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Whit’s idea was simple: He would hold an annual contest in which anyone could enter the salt lick “sculptures” inadvertently created by their grazing livestock. Cows, horses, deer, goats, sheep — all fair game. And as with most contests, there was a catch.
In order to be entered into the contests, it was required that all sculptures be created solely by an animal — no human tampering allowed! From there, the quirky contest started to take shape.
Whit went door to door, advertising his contest to small businesses and neighbors alike. He ended up with 30 completed salt licks on his doorstep, all from excited local ranchers looking to win a couple bucks…
Nowadays, he gets submissions from all over the world. Over time, Whit has had to expand everything about the contest, from the number of accepted submissions to the variety of categories — which have only gotten stranger.
One of the more esteemed categories is the “most artistically licked block,” but some of the other categories reflect just how popular the contest has become. For example, the “forgeries” category touches on one of Whit’s biggest problems with the contest.
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“People can’t lick the blocks themselves, or else I’ll take DNA samples and I won’t let them participate again,” Whit said, laughing. In actuality, Whit has developed something of a superpower when it comes to determining the authenticity of the sculptures.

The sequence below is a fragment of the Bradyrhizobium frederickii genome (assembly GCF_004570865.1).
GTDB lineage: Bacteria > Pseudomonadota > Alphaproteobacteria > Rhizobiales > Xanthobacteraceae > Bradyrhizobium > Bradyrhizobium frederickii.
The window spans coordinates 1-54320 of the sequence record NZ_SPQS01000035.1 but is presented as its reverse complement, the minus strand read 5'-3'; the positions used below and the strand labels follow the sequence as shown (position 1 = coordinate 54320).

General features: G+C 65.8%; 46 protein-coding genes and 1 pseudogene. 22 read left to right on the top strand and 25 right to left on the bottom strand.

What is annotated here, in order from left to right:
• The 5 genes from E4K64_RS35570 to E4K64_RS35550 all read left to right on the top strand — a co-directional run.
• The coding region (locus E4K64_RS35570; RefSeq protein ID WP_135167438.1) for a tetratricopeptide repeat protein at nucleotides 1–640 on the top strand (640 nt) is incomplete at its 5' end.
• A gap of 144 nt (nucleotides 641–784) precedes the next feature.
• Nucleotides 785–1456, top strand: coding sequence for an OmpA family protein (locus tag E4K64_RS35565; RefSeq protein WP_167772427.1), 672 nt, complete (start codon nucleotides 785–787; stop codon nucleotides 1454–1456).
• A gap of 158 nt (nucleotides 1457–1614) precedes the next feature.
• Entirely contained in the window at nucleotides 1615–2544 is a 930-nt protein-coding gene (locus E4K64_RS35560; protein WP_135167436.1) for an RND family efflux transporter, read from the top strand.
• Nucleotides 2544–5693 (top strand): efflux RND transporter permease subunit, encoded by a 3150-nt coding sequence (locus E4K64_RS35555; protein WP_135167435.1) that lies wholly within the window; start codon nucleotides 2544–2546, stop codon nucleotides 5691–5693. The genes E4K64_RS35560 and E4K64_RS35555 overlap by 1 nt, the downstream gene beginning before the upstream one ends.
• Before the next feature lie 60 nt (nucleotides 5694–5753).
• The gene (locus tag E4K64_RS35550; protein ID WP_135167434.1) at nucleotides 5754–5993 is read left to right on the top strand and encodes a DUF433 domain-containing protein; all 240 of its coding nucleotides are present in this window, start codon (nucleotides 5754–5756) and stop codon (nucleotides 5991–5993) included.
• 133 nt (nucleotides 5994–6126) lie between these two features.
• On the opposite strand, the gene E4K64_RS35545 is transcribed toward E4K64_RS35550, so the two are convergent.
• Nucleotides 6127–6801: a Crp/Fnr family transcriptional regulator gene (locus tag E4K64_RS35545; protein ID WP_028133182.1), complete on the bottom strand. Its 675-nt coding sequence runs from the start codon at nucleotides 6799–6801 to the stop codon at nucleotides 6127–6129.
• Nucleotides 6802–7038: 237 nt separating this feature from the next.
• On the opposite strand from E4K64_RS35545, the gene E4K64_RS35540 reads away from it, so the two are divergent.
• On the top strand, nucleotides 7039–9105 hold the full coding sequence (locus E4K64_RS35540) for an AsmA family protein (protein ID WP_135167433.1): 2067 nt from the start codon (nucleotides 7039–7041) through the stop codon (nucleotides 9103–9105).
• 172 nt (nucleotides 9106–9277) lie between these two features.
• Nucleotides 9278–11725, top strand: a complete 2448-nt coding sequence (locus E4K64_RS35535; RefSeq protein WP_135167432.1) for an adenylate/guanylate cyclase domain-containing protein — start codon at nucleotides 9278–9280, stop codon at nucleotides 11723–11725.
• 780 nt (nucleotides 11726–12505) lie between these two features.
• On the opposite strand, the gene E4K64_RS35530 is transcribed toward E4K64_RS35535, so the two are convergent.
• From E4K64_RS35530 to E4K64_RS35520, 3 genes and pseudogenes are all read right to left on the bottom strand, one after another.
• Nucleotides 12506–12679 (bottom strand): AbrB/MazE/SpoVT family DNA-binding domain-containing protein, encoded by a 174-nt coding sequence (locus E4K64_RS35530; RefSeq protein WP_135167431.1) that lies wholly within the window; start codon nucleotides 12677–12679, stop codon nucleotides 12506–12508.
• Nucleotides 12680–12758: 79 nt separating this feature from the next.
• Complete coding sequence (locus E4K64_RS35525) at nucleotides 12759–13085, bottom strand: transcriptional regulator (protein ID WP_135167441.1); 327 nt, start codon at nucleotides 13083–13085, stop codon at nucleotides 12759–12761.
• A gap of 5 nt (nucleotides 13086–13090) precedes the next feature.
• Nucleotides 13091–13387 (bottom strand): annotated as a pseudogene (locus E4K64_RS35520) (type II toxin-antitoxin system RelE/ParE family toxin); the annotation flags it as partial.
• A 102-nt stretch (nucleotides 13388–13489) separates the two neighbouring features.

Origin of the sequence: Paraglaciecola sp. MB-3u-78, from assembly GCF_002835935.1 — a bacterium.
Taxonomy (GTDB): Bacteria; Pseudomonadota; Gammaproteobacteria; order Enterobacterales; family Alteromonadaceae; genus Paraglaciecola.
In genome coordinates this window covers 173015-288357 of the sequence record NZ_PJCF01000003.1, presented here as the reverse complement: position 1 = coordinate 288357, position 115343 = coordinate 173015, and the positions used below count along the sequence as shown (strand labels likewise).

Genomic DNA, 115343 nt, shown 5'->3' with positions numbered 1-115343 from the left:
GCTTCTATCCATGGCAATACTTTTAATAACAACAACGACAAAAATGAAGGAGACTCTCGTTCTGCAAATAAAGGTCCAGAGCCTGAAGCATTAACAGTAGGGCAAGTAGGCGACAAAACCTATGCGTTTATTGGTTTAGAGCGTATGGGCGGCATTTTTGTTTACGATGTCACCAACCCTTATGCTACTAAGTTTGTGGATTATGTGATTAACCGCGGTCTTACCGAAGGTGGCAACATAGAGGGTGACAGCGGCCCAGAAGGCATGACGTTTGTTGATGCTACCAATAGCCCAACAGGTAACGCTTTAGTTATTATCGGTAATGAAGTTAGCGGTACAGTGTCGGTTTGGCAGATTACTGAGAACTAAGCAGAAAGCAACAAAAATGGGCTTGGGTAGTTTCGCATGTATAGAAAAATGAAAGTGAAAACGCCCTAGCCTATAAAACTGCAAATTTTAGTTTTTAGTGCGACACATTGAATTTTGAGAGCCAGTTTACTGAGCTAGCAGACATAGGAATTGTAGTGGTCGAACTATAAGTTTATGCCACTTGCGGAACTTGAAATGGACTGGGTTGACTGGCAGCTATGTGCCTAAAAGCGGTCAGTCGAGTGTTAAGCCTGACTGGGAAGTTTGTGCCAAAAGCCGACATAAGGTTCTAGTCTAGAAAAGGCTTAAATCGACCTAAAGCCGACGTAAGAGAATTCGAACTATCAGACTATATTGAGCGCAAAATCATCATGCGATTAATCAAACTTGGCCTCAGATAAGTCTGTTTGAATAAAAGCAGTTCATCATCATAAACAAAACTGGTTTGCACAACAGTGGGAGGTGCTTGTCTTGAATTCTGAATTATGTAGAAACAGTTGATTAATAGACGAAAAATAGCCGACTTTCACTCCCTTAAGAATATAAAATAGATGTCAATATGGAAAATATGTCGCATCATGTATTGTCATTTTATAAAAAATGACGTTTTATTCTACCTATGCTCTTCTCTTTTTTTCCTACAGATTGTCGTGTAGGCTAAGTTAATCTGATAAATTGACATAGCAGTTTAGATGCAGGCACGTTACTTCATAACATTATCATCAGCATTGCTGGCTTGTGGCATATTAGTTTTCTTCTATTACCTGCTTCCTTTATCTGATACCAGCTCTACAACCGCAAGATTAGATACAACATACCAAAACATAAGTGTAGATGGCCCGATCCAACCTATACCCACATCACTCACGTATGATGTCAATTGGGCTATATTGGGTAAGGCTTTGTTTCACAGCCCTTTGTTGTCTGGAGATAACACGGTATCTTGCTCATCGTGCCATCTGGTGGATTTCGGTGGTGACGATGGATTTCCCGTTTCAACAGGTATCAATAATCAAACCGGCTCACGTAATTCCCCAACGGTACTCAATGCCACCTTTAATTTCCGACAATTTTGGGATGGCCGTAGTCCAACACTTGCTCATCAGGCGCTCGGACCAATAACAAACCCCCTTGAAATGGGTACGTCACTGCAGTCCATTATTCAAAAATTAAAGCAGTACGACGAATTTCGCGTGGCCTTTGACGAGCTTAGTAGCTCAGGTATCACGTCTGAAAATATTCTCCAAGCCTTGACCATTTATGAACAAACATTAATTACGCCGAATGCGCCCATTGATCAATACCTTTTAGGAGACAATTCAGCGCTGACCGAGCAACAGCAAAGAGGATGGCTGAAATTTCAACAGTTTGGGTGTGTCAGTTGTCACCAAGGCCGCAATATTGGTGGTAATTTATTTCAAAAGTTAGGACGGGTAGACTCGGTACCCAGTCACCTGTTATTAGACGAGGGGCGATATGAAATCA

He’s developed such a keen eye for salt lick art that he can guess which kind of animal created which sculpture. “Deer and sheep, they’re very much realists,” he said. “Cows are more impressionists.” Horses, according to Whit, aren’t always as nuanced.
“Horses have no sense of art whatsoever,” he said. It’s the size of the rivets and whorls left by the tongue that tells him which animal created which sculpture. “Cows have a really broad brush to work with,” he explained.
Whit chooses his panel of judges very carefully. “One year I recruited candidates running for local judge, and another year it was all city council members,” he said. They had the honor of choosing winners from all sorts of other unique categories…